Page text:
In 1921, the federal Bureau of Roads was created to plan a highway network to facilitate automobile travel between all major cities in the United States. Federal matching funds were also made available to improve main roads. No such subsidies were offered for railroads.
In 1926, in a lawsuit know as the Village of Euclid v. Amber Realty, the U.S. Supreme Court ruled that communities could use zoning to exclude multi-family housing and other uses from neighborhoods. This gave rise to single-land-use districts — residential-only or commercial-only or industrial-only zones — as opposed to the mixed-use neighborhoods that were typical of cities. Euclid v. Amber also allowed suburbs to specify minimum single-family home sizes, which, along with the ability to prohibit apartments, discouraged affordable housing for lower income families.
In 1931, the Conference on Home Building and Home Ownership, convened by President Herbert Hoover and attended by representatives of the real estate development and design industries, created a federal housing policy that promoted the single-family detached house, the careful planning of subdivisions, and the deconcentration of industries and residences from cities.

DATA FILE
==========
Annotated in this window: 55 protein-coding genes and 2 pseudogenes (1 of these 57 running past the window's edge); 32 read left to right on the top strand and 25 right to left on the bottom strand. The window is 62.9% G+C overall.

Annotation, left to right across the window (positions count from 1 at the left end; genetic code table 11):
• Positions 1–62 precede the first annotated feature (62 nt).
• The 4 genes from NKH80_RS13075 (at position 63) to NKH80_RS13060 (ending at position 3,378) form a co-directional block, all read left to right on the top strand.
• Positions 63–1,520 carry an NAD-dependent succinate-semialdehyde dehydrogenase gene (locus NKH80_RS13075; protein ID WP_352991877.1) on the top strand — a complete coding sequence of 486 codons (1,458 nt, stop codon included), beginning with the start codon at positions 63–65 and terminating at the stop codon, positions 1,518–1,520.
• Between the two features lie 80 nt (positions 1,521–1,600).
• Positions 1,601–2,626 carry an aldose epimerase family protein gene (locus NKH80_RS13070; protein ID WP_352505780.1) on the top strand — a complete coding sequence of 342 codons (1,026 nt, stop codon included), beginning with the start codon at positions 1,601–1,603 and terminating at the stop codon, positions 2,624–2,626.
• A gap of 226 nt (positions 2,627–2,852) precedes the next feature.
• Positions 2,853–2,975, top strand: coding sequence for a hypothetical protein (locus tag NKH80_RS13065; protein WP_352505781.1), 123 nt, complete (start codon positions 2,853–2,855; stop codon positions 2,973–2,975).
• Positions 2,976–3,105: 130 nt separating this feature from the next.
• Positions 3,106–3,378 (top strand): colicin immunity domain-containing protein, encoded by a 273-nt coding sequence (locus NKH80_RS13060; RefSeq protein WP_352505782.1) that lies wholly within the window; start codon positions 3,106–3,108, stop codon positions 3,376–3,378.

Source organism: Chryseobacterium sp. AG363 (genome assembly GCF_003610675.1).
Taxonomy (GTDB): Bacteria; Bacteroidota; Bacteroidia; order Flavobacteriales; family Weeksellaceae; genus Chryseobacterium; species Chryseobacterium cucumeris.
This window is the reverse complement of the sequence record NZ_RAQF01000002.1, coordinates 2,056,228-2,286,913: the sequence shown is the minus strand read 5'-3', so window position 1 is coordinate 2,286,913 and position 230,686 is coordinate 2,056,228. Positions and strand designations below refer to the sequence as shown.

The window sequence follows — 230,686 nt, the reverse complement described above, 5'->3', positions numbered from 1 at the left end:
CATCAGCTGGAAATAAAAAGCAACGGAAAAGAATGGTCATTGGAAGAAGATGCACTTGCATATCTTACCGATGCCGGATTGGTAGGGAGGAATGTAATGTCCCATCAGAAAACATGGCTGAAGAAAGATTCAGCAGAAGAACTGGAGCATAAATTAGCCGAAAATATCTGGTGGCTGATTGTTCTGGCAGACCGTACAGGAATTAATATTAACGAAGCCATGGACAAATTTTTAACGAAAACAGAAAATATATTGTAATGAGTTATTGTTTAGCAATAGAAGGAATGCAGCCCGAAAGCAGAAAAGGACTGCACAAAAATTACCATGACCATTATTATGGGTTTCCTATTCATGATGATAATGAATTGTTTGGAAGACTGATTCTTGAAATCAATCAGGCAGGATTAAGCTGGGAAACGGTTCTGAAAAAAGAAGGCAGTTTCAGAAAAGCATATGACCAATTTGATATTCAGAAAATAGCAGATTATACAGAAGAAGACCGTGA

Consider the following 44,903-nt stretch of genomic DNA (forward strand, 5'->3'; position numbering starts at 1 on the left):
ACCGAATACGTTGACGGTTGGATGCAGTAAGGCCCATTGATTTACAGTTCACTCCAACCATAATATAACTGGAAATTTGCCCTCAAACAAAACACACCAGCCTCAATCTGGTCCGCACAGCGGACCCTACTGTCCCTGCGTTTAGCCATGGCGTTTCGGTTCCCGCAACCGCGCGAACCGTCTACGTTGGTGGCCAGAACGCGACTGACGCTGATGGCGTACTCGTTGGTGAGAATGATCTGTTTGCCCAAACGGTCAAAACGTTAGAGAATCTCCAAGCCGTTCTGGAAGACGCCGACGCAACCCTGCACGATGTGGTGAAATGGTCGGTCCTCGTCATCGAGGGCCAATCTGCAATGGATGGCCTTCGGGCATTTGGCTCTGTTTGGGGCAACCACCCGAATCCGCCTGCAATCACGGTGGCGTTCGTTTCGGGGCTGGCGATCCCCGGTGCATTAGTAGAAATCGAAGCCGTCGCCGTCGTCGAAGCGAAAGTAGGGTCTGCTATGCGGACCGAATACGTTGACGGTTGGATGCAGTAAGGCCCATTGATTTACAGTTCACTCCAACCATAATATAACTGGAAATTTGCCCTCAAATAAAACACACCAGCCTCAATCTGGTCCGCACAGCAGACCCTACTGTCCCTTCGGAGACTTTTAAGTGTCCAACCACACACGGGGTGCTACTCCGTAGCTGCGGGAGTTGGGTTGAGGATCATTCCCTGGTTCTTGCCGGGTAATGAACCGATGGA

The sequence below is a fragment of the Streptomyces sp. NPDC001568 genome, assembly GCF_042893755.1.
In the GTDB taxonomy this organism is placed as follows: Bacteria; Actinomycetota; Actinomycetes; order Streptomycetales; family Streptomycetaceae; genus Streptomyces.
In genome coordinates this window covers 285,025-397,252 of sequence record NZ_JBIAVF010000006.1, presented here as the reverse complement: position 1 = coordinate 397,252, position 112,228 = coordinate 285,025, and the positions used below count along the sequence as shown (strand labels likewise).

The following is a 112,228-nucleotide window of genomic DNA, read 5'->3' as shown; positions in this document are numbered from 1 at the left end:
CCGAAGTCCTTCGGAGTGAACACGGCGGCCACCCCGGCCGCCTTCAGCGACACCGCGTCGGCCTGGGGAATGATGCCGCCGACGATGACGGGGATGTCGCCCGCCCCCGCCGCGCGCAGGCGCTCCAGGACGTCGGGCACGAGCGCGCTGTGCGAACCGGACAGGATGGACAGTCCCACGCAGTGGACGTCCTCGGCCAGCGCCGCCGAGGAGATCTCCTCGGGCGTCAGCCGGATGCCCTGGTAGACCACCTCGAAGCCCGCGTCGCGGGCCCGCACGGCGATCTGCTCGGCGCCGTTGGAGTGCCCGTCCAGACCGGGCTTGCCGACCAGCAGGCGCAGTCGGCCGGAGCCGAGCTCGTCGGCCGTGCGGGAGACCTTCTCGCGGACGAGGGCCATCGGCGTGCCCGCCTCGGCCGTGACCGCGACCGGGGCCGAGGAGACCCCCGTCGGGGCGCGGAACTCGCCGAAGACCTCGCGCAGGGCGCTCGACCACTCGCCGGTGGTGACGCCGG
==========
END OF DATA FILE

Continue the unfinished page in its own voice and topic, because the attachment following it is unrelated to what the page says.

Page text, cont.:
In 1933, the federal Home Owners Loan Corporation established the practice of making long-term mortgages available to homebuyers. It also standardized the methods of appraising homes, categorizing them into A, B, C, or D zones. This appraisal system made it much easier to obtain a mortgage in a middle-class suburban neighborhood (A zone) than in a lower-income or African-American urban neighborhood (D zone).
In 1934, the National Housing Act created the Federal Housing Administration, or FHA. The FHA insured mortgages by private lenders, enabling buyers to finance a home with only a ten percent down payment and extending long-term mortgages from 20 to 25 or 30 years. For many buyers, this made it as cheap or cheaper to buy than to rent. FHA insured mortgages were restricted to white homebuyers in the suburbs.
In 1935, FHA building codes mandated rigid construction standards for lighting, heating, air circulation, and other design criteria. The new standards made it more profitable for builders to invest in new construction than improve existing structures. The new standards also encouraged intensive energy consumption by consumers.
In 1935, the Interstate Commerce Commission began to regulate the trucking and railroad industries as separate and competing industries. By encouraging the trucking industry to deliver goods inexpensively to places railroads did not go, this act enabled stores, shopping centers, and industries to move virtually anywhere outside cities.